I’m working on a short story at the moment which is inspired by the movie ‘Awakenings‘. For those of you who haven’t seen it, it’s the true story of one doctor’s attempts to reach people who’ve become locked in a catatonic state by a disease they caught as a child. Decades later, he found a drug that managed to awaken them (hence the title), but their rest-bite was only brief and soon they slipped away again, but all the time knowing what was happening to them.
What, I wondered, would it be like if someone became a zombie (of the still-living infected kind rather than the traditional risen-from-the-dead kind) and we discovered a drug which could make them human again? How would such people manage to cope once they found out what they’d done while in their zombie state? What if they’d killed strangers? Or friends? Or relatives?
This was a subject which was touched upon in the great TV series ‘In The Flesh‘ which aired last year, but I’ve been thinking about it again because of the short story I’m writing. I guess the question here is whether, if you became infected with a zombie disease, would you want to become human again if that choice was available to you? Yes, you would have your life back, but you’d have to live with the knowledge of what you’d been and what you’d done. It’s also very unlikely that your friends and family would treat you as being the same person they’d always known and loved. Some might shun you, or treat you as a second class citizen. Even those who didn’t would still treat you differently, they wouldn’t be able to help it, and would you be able to live with those changed relationships? The mother who can’t bring herself to hug you, the partner who jumps every time you roll over in the night, the children who run away and hide when you approach.
What about if it wasn’t a cure that brought you back, but simply a way to keep the disease at bay, meaning you’d have to take medication for the rest of your life. Would you want to become human again then? Would you want to live with the responsibility of knowing that if you ever forgot to take your medication, you would once again turn and be a danger to all those around you?
What if it was only temporary? What if you knew the medication would only make you human again for a few weeks, or days, or even just a few hours? Would you want to take it just for a few moments of once again being who you’d once been?
Then again, the decision to start treatment wouldn’t be yours, would it? It would be your doctor’s or your family’s, or it might even be forced on you by the government. If a zombie disease arrived and you wanted to make sure you were never brought back if you caught it, would you need to sign a ‘Do Not Dezombify’ statement like the ‘Do Not Resuscitate’ statements which exist today?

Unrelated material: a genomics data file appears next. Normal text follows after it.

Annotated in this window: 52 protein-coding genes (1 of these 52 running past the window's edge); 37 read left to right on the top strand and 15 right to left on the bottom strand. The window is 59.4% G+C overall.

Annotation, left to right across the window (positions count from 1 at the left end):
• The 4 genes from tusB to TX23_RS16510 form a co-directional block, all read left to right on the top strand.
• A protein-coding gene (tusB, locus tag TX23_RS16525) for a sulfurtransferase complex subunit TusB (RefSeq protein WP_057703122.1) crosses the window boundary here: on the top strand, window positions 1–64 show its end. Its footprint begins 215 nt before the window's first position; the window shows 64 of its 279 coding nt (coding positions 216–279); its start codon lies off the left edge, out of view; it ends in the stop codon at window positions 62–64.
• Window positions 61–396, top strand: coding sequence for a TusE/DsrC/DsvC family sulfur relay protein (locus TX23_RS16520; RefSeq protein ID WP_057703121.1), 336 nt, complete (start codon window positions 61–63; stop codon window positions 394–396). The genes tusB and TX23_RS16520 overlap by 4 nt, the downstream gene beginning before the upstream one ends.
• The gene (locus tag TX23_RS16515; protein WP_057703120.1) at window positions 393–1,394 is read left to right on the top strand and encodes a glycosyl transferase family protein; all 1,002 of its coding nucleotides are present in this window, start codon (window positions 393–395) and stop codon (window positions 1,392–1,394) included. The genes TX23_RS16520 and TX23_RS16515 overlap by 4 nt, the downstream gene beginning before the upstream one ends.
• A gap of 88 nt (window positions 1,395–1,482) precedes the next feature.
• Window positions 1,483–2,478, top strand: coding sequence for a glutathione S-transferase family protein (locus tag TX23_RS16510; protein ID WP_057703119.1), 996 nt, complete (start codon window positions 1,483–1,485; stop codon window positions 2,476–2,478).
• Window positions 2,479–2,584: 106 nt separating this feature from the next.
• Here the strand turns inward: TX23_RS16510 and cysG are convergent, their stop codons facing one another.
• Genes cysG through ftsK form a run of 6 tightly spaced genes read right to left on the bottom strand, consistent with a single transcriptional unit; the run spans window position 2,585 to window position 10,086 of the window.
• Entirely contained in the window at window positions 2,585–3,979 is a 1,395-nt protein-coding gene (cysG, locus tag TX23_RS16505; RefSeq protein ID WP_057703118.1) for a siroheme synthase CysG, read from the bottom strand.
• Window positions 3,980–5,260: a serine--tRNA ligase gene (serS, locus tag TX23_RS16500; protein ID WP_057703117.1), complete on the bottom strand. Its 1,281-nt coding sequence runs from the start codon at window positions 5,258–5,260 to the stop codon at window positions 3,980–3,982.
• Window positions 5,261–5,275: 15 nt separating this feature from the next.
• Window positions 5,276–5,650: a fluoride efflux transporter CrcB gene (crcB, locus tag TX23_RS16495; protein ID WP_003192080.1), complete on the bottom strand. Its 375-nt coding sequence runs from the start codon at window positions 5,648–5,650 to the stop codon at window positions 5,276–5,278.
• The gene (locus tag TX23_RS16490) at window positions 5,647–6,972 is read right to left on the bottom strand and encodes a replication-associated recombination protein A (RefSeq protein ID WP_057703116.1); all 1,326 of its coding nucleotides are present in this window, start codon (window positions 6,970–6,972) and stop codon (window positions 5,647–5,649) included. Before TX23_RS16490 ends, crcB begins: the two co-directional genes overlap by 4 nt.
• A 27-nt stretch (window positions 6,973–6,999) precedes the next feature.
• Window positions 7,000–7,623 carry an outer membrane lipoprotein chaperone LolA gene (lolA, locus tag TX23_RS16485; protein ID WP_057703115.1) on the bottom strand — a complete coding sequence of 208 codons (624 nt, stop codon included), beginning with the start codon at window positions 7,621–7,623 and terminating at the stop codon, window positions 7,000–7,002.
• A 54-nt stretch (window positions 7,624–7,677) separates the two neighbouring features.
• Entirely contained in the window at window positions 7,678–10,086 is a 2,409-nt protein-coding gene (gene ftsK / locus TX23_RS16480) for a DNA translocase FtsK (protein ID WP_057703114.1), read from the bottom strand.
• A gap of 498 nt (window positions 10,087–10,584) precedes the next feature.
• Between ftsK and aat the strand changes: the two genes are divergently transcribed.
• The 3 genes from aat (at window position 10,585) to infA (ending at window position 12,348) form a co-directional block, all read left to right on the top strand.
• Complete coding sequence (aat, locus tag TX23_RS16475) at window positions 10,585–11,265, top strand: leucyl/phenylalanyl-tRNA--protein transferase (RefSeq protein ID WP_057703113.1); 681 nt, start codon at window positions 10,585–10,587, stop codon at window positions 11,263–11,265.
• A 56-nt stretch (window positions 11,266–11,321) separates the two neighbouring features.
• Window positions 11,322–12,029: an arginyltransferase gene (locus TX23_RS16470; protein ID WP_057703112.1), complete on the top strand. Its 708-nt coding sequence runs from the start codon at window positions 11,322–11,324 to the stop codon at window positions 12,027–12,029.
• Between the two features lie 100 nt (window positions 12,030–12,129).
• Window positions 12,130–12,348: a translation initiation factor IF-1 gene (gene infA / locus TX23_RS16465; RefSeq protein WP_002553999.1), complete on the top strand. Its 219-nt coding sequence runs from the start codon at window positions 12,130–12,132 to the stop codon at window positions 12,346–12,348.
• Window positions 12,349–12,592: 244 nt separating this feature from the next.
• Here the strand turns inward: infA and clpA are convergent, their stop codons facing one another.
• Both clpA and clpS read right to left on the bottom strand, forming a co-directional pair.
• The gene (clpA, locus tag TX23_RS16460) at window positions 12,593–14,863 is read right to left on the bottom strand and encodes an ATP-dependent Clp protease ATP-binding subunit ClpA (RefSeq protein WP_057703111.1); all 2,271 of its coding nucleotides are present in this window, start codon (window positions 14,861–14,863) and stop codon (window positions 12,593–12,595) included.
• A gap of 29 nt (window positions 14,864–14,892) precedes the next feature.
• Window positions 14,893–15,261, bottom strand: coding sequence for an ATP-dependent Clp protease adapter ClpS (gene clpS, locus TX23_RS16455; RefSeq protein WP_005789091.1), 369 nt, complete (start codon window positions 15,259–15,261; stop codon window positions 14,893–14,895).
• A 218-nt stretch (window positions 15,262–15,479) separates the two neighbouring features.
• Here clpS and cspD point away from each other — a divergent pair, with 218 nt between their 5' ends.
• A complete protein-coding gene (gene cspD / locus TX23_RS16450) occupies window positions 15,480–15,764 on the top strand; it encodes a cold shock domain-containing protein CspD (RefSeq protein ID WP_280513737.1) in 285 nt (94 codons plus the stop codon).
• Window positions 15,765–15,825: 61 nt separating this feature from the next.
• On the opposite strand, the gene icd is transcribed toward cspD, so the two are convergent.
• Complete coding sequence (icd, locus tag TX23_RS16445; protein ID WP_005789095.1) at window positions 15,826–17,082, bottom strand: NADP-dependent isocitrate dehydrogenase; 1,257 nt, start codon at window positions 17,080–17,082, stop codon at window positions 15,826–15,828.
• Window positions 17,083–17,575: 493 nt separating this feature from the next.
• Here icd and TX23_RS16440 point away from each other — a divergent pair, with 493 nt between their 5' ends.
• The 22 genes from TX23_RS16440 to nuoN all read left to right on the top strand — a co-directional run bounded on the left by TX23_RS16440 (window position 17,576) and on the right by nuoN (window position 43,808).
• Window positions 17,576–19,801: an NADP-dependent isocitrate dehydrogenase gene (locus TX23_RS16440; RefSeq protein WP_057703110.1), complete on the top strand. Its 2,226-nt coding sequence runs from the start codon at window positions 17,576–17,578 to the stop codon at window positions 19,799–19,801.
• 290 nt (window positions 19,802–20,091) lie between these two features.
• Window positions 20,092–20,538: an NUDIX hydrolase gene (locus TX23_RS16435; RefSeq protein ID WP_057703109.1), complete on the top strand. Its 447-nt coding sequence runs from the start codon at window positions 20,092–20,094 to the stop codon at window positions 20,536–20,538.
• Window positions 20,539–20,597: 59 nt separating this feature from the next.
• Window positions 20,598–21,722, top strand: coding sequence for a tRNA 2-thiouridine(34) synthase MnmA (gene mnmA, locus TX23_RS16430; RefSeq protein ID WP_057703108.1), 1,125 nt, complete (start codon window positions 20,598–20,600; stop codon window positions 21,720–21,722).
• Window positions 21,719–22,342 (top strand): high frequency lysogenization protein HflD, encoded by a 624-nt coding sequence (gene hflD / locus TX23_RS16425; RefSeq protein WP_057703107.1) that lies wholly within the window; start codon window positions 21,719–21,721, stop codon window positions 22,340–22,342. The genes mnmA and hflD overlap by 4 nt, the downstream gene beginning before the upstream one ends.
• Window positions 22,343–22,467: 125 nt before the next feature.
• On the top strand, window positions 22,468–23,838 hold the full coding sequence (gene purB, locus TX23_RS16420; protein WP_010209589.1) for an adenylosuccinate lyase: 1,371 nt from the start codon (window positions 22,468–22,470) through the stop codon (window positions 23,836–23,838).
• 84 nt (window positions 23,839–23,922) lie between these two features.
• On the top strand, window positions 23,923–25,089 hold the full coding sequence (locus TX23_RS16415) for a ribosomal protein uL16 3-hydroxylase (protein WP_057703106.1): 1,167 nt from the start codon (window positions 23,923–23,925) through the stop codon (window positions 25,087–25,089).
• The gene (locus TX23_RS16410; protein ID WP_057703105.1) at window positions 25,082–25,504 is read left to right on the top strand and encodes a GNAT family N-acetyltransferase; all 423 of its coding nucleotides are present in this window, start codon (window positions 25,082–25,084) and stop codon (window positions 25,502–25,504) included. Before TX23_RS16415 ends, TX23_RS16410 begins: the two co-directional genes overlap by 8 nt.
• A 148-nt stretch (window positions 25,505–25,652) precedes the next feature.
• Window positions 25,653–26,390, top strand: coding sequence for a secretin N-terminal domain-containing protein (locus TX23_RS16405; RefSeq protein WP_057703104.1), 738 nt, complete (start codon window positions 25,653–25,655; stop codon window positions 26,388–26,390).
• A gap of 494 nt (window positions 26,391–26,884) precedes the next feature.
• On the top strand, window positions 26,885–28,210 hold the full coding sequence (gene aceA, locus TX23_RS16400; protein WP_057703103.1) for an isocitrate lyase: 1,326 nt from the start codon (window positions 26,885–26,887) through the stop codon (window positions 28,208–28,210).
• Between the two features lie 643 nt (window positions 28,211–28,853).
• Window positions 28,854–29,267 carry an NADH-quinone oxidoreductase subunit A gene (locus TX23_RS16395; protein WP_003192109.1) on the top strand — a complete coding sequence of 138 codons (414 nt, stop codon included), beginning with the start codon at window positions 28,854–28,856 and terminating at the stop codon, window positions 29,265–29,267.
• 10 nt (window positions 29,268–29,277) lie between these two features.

Personally, if something like this happened to me, I’d probably not want to be brought back. I might if there was a straight out cure, although I’d have difficulty living with the knowledge of what I might have done in my zombie state. I certainly wouldn’t want the responsibility if I’d have to keep taking medication on a regular basis (sometimes I’d forget my own head if it wasn’t screwed on, especially when I’m writing, let alone remembering to take a pill three times a day). And I definitely wouldn’t want to come back if it was only temporary because I’d permanently be looking for signs that it was coming back and worrying that every little thing might be the first step on the steep slide back to zombism.
Yet, the temptation for loved ones would be to give you the medication, just so that they could spend more time with you, and get to say good-bye to you properly – to get the closure that would be so rare in any zombie outbreak – even if it wasn’t necessarily what you would want for yourself given the circumstances.
So, where am I going with this? Well, there are some quite serious issues here and they are ones we are increasingly have to think about and deal with in the modern world. Yes, zombies don’t exist (not yet at any rate!), but medicine has now reached the point were we can keep people alive in states that even a few years ago would have meant certain death. People are also living longer and that means more and more people are developing Alzheimer’s disease and other forms of dementia. Together, this means we now live in an age where we ever more frequently face having to make decisions about the lives and deaths of those we love when they lose the capacity for doing it for themselves, yet we rarely speak to each other about it until it’s too late.
This might be a depressing thing for a Friday afternoon, but these are the types of conversations that we need to have with those around us in the world of modern medicine. We need to know what our friends and relatives would want to do in such situations, and we need to tell them what we would wish to happen to us. It sounds morbid, but it at least means we’re prepared if the worse were ever to happen and we end up in a state trapped between the living and the dead, unable to make decisions for ourselves.
Oh, and if there’s ever a zombie disease outbreak, please remember, it I could do it for myself, I’d tick the ‘Do Not Dezombify’ box.
From the author of For Those In Peril On The Sea, a tale of post-apocalyptic survival in a world where zombie-like infected rule the land and all the last few human survivors can do is stay on their boats and try to survive. Now available in print and as a Kindle ebook. Click here or visit www.forthoseinperil.net to find out more. To download a preview of the first three chapters, click here.
To read the Foreword Clarion Review of For Those In Peril On The Sea (where it scored five stars out of five) click here.